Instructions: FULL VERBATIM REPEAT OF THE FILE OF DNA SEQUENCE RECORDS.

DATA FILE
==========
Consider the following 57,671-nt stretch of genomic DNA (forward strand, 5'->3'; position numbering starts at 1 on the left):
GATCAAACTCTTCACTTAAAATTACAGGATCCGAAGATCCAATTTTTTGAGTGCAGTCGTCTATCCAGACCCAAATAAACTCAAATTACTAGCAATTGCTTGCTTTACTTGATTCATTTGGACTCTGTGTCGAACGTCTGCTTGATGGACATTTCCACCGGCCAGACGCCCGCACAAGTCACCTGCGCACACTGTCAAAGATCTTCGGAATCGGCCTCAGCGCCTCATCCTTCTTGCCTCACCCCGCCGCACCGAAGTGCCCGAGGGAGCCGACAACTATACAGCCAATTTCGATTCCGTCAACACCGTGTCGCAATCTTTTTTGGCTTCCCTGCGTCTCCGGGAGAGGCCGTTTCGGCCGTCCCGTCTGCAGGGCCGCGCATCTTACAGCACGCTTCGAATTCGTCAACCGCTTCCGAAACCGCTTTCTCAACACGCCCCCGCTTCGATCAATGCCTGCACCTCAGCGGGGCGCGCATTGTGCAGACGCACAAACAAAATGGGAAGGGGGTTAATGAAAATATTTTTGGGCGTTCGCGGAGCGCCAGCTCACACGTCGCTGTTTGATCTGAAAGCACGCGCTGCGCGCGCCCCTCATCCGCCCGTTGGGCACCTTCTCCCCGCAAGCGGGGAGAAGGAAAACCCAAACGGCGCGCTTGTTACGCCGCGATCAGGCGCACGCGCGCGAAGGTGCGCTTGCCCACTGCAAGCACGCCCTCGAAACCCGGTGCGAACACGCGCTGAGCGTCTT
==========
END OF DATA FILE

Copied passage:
Consider the following 57,671-nt stretch of genomic DNA (forward strand, 5'->3'; position numbering starts at 1 on the left):
GATCAAACTCTTCACTTAAAATTACAGGATCCGAAGATCCAATTTTTTGAGTGCAGTCGTCTATCCAGACCCAAATAAACTCAAATTACTAGCAATTGCTTGCTTTACTTGATTCATTTGGACTCTGTGTCGAACGTCTGCTTGATGGACATTTCCACCGGCCAGACGCCCGCACAAGTCACCTGCGCACACTGTCAAAGATCTTCGGAATCGGCCTCAGCGCCTCATCCTTCTTGCCTCACCCCGCCGCACCGAAGTGCCCGAGGGAGCCGACAACTATACAGCCAATTTCGATTCCGTCAACACCGTGTCGCAATCTTTTTTGGCTTCCCTGCGTCTCCGGGAGAGGCCGTTTCGGCCGTCCCGTCTGCAGGGCCGCGCATCTTACAGCACGCTTCGAATTCGTCAACCGCTTCCGAAACCGCTTTCTCAACACGCCCCCGCTTCGATCAATGCCTGCACCTCAGCGGGGCGCGCATTGTGCAGACGCACAAACAAAATGGGAAGGGGGTTAATGAAAATATTTTTGGGCGTTCGCGGAGCGCCAGCTCACACGTCGCTGTTTGATCTGAAAGCACGCGCTGCGCGCGCCCCTCATCCGCCCGTTGGGCACCTTCTCCCCGCAAGCGGGGAGAAGGAAAACCCAAACGGCGCGCTTGTTACGCCGCGATCAGGCGCACGCGCGCGAAGGTGCGCTTGCCCACTGCAAGCACGCCCTCGAAACCCGGTGCGAACACGCGCTGAGCGTCTT